Home Dutch News Liberals to rein in ‘anti-Islamic’ MP

Liberals to rein in ‘anti-Islamic’ MP

Published on 11/12/2003

11 December 2003

AMSTERDAM  — The Dutch Liberal VVD party has moved to stop its outspoken MP Ayaan Hirsi Ali from waging a solo campaign against Islamic schools in the Netherlands. The Somali-born politician had to hide out in the US temporarily in 2002 when her life was threatened due to her criticisms of Islam.

Liberal-Christian daily newspaper Trouw reported on Thursday that VVD officials have been annoyed by what they say is Hirsi Ali’s “solo runs” on the controversial issue of the beliefs and practices of Muslim immigrants living in the Netherlands.

VVD leader and Finance Minister Gerrit Zalm has indicated that he wants to see a halt to the creation of additional Islamic schools in the Netherlands, but Hirsi Ali has been accused of pushing the issue publicly without clearance from the party.

Hirsi Ali was brought up as a Muslim in Somalia, but has attacked Islam for repressing women.

In an interview with Trouw in January this year, Hirsi Ali described Islam as “backward” and the Prophet Mohammed as a “perverse tyrant”.

“Mohammed is, judged by Western standards, a perverse man. A tyrant. If you don’t do what he says, things won’t go well for you. That makes me think of megalomaniac dictators in the Middle East, Osama Bin Laden, Ayatollah Khomeini and [former Iraqi dictator] Saddam Hussein.”

She also said by modern standards the Prophet Mohammed had been perverse to marry a 12-year-old girl.

More recently, Hirsi Ali has added her voice to growing criticism of Islamic schools in the Netherlands. The schools have been accused of fostering intolerance and preaching anti-Western doctrines.

But a report by the government’s schools inspectorate found, in contrast, that Islamic schools often contribute to integration into Dutch society. The report also disagreed with claims that the standard of education provided by Muslim schools is far below that of other schools in the Netherlands.

Banning Islamic schools is a particularly thorny in a country where the freedom of religion is enshrined in the constitution. The VVD’s main partner in the centre-right government coalition is the Christian Democrat CDA party.

The CDA is worried trying to block Islamic schools could lead to a restriction on all religious education, including Christian schools.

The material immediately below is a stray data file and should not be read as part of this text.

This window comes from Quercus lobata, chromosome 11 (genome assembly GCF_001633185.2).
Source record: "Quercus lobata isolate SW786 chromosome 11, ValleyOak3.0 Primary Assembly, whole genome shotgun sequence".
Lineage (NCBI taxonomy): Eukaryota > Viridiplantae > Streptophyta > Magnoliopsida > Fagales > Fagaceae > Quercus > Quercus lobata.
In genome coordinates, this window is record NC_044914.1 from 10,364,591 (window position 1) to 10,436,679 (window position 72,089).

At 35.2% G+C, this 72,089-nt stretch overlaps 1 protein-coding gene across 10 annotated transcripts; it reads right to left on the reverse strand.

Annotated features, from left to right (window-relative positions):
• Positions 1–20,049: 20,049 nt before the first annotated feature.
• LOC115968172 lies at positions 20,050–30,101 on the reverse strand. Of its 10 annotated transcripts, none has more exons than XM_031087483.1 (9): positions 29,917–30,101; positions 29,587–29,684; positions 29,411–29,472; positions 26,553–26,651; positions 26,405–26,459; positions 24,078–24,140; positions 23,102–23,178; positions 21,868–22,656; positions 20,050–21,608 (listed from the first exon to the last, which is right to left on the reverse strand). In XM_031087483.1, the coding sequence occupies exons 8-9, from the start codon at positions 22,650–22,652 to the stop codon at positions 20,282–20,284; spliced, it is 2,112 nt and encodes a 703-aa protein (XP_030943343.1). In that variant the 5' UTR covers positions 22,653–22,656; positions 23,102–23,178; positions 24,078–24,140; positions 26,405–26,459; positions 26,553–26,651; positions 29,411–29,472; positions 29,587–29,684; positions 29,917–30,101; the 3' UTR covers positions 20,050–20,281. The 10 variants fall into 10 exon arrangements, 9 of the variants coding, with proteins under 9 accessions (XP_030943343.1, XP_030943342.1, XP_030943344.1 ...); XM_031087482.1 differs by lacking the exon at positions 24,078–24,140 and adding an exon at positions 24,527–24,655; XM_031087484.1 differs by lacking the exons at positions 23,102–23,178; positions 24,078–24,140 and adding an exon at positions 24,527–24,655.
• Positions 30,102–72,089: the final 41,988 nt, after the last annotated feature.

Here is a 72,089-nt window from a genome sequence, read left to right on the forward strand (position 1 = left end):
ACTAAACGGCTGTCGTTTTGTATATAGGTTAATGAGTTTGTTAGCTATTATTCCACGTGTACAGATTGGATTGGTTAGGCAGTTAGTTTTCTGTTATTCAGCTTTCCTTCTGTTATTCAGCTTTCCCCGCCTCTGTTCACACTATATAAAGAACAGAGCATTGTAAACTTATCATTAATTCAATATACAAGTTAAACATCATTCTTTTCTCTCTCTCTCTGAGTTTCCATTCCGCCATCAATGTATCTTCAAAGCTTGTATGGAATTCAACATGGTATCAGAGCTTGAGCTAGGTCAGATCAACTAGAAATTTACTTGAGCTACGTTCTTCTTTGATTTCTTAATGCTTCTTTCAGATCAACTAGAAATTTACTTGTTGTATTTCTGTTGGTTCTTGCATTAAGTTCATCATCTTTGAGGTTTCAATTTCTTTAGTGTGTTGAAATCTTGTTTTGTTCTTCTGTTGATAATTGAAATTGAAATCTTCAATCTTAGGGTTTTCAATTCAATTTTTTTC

In 2002, populist politician Pim Fortuyn made it politically acceptable to question the country’s multicultural policies and he was the first to say publicly that Islam was backward. 

The VVD hoped to benefit from this growing unease about Muslim immigrants by recruiting Hirsi Ali shortly last year. She had resigned from her post as researcher with the Labour PvdA party after accusing Labour of being soft on Islam.

But now Trouw reports that VVD officials are increasingly unhappy by Hirsi Ali’s contribution to the debate about the integration of immigrants.

She is accused of deliberately seeking confrontation by making very controversial remarks and by not sticking to the party line.

Her recent comments about banning Islamic schools have led to senior VVD politicians contradict her in the media. She did however receive the backing — public at least — of most of her other colleagues.

But VVD parliamentary party secretary Jan Rijpstra confirmed to the newspaper that the parliamentary grouping was unhappy with the way Hirsi Ali seemed to be making unsanctioned statements.

Rijpstra is also the chairman of the party’s immigration and integration commission, which was set up in response to earlier public statements by Hirsi Ali.  She is to be told that in future her public comments must conform to the VVD’s agreed policies and be sanctioned beforehand by the commission.

Political commentators will be watching closely to see if Hirsi Ali will tailor her media performances to tow the party line or whether differences on the issue will come to a head in the New Year.

[Copyright Expatica News 2003]

Subject: Dutch News + Islamic Schools